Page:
Since I had already watched and enjoyed the first movie I had high expectations from the sequel and I was not disappointed at all. The plot continues to be very interesting and the interpretations of the cast is equally good with those in the first movie. There is plenty of actions, only a few jump-scares and a mystery that needs to be solved for the sake of everyone. For one more time the interpretations of Kiana Madeira who played as Deena, Benjamin Flores Jr. Who played as Josh and Olivia Scott Welch who played as Sam Fraser were very good. Some other very good interpretations that need to be mentioned were Sadie Sink's who played as Ziggy Berman, Emily Rudd's who played as Cindy Berman and Brandon Spink's who played as Young Will Goode. Finally, I have to say that "Fear Street: 1978" is a nice movie and I strongly recommend everyone to watch it especially if you have already watched the first movie.
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Another fun entry into the Fear Street trilogy
eddie_baggins18 July 2021
After a solid Scream inspired first outing in the cursed township of Shadyside during the 1994 calendar year, the second installment of Netflix's Fear Street trilogy takes us all the way back to 1978 at Camp Nightwing, where a bunch of Shadyside teenagers are hunted down by a possessed supervisor hellbent on bloodshed.

If the first film in Leigh Janiak's series was a throwback to Scream and those type of less scary more self-referential slashers, 1978 is a Friday the 13th/Sleepaway Camp infused outing that sees Janiak keep the first films bloodlust going with a visceral and carnage laden outing that is more slowly paced and less energized than the 1994 trip.

With the stars of the first film here relegated too mere minutes of screen time as they try and uncover the mystery of the Shadyside witch and how they may finally put a stop the curse on their town, 1978 introduces us to Sadie Sink's bullied Ziggy Berman and her older sister Cindy (played by Emily Rudd) as the two struggling teens have to work together if they are to stop an axe wielding maniac from murdering the entire Nightwing contingent.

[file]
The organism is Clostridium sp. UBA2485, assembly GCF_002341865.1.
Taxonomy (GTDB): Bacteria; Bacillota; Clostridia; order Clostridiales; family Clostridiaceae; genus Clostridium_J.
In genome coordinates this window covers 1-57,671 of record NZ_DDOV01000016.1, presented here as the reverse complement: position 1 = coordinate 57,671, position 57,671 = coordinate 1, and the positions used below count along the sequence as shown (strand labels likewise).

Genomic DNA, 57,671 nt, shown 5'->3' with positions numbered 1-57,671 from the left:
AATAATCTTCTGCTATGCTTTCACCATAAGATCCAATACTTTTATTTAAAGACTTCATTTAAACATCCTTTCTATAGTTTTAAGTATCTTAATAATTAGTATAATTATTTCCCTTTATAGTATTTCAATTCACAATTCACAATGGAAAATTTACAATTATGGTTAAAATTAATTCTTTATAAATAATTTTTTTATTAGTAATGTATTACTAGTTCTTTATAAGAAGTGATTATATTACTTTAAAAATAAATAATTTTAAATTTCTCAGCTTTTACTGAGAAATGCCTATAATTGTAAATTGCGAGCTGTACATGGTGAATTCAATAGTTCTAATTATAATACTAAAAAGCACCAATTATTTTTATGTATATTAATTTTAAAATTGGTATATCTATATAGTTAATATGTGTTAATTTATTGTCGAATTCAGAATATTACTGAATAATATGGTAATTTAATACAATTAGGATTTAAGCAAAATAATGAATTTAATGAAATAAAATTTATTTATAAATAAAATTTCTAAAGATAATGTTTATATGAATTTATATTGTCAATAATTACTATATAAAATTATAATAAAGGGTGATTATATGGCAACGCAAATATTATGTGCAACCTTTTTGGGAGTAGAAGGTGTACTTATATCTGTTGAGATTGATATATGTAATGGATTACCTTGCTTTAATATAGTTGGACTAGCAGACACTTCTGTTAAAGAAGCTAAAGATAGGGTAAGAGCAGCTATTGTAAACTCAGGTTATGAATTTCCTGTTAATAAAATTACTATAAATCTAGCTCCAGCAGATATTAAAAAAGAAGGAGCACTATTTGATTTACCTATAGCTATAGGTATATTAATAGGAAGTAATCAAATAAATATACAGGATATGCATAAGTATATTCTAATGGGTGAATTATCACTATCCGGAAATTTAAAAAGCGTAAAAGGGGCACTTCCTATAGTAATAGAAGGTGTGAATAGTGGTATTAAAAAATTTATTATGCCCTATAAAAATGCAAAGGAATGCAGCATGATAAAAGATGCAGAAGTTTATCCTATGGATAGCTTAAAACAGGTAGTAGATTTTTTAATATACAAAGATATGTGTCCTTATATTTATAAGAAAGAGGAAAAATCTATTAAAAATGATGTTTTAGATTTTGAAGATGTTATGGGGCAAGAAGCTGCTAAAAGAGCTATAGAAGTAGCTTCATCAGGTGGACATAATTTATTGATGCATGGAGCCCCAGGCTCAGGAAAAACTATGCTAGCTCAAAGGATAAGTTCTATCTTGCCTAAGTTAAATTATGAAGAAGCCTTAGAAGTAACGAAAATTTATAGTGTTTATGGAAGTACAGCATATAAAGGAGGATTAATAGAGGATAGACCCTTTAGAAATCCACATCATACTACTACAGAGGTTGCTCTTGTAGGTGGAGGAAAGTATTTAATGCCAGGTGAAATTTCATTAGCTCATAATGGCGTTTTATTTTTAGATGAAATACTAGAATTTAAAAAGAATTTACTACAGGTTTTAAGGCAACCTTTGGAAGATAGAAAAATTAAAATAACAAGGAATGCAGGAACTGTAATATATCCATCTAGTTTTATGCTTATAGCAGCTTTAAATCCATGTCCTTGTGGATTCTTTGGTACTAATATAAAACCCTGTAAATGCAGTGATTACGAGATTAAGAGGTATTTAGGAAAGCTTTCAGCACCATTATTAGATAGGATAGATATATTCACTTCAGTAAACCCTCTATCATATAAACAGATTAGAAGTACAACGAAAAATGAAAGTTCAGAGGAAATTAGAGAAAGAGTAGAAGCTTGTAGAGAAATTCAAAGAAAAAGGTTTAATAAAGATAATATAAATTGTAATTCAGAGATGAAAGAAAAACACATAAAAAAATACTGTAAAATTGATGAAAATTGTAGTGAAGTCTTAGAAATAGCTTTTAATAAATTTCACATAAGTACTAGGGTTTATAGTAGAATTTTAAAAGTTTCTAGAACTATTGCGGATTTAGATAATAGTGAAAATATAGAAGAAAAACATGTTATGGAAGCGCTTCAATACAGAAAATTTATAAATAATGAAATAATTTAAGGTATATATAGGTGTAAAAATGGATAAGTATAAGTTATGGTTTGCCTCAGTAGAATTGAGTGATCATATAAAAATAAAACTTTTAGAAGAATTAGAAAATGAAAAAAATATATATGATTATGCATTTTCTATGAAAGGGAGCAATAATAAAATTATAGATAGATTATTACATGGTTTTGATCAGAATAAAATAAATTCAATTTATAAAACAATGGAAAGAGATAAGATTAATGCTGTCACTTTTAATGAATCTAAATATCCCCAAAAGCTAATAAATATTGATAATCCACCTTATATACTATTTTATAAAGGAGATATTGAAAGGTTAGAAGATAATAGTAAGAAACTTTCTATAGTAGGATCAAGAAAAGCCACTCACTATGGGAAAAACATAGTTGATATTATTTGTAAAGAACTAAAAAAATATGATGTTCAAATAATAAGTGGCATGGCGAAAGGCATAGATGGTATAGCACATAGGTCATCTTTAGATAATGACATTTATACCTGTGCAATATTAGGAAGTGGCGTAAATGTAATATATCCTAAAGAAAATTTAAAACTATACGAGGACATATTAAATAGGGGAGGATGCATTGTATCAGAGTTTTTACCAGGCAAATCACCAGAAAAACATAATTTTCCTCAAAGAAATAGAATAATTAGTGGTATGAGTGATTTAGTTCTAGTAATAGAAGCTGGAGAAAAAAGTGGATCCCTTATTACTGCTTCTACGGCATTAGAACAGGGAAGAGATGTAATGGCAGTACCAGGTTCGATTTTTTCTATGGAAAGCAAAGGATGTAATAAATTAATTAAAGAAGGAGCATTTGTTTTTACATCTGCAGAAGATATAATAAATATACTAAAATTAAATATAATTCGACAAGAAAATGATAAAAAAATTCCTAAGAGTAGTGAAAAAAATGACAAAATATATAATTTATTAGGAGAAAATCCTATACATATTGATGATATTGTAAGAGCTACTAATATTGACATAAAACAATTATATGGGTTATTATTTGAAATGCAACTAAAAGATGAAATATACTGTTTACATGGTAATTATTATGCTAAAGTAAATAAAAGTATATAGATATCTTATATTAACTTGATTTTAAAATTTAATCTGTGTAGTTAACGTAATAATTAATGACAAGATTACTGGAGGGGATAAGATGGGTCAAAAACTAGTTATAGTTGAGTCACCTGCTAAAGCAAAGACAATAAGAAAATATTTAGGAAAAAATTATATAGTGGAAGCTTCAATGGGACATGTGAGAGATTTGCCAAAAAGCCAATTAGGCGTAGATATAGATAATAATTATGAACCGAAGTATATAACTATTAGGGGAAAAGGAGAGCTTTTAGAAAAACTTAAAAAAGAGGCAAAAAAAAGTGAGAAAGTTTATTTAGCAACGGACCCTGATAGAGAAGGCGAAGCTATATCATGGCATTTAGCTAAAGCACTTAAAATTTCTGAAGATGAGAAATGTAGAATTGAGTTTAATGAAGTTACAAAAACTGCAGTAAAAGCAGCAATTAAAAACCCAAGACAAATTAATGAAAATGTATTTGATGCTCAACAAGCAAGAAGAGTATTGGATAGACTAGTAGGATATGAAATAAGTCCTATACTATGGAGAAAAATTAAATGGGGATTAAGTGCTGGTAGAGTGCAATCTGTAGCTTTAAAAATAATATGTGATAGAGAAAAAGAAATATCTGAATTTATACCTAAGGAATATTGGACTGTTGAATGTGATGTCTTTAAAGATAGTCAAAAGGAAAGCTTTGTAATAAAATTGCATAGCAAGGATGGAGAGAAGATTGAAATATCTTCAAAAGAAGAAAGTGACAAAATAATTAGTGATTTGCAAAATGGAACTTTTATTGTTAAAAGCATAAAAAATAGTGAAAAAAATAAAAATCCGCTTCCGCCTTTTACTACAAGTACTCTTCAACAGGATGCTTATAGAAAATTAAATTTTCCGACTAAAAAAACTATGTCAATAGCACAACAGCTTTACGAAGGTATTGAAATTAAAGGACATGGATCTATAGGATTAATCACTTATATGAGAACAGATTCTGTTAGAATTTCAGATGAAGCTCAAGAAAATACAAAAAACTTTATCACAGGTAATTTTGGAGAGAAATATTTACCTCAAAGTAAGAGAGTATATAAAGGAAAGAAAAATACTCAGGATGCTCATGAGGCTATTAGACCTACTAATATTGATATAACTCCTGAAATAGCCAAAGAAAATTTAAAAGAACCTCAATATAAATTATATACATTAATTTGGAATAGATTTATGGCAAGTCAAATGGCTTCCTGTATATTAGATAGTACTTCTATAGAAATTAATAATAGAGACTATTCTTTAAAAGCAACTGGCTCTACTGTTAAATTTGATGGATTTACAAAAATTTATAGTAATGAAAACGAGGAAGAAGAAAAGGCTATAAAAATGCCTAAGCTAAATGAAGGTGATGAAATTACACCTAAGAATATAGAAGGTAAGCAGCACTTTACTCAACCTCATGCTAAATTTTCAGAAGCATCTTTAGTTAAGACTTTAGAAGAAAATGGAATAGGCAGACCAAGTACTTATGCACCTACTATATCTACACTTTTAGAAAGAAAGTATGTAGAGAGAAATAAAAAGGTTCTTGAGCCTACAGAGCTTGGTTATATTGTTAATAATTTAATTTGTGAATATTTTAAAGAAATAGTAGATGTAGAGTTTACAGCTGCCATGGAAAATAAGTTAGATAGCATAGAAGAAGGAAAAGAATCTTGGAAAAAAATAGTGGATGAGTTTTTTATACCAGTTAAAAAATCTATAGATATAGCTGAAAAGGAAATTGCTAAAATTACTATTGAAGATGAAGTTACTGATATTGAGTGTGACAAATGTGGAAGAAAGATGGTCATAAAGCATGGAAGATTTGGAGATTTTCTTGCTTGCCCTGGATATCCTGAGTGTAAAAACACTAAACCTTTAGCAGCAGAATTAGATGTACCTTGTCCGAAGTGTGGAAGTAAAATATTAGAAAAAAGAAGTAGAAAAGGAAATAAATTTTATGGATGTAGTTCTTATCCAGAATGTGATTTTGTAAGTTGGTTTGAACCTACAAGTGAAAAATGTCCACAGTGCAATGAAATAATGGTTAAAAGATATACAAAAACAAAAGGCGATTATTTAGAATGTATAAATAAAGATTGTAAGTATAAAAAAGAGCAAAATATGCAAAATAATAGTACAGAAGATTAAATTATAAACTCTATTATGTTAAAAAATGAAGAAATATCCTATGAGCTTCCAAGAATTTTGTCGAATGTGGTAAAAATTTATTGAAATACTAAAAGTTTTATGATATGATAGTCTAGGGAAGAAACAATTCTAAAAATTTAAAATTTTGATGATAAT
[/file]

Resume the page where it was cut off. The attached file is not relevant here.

Much like 1994, this second outing is mostly devoid of scares and any horror hound heading into this next installment expecting an uptake in frights and tension will be left disappointed as Janiak is more at home bringing the wince inducing violence that littered her first film with a large collection of scenes that are often shocking and at times totally unexpected in their brutality and no holds barred approach.

It does feel like a missed opportunity for the series too still not provide much in the way of genuine chills and while the last film set in 1666 looks set to be a more The Witch inspired affair, both 1994 and 1978 feel as though they would've benefited from some more effort when it comes to keeping their audience on guard rather than just shock them with intense and gruesome violence.

Around all this violence this time around though we get more refined character work thanks to Ziggy and Cindy and by allowing a few central characters more room for growth and time in the spotlight, 1978 gets us more invested in the plight of the Berman sisters as they try and fight for their lives on this fateful night and thanks to the solid performances of Sink and Rudd, audiences will be rooting for the duo to make it out alive to fight another day.

Final Say -

A different setting and tone makes 1978 feel different to its predecessor but really its providing us with more of the same as we now await to be unnerved by the last addition to a series that has shown Netflix a new way to deliver genre content to subscribers.

3 severed hands out of 5.
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Fear Street Part 2
ZegMaarJus26 August 2021
Warning: Spoilers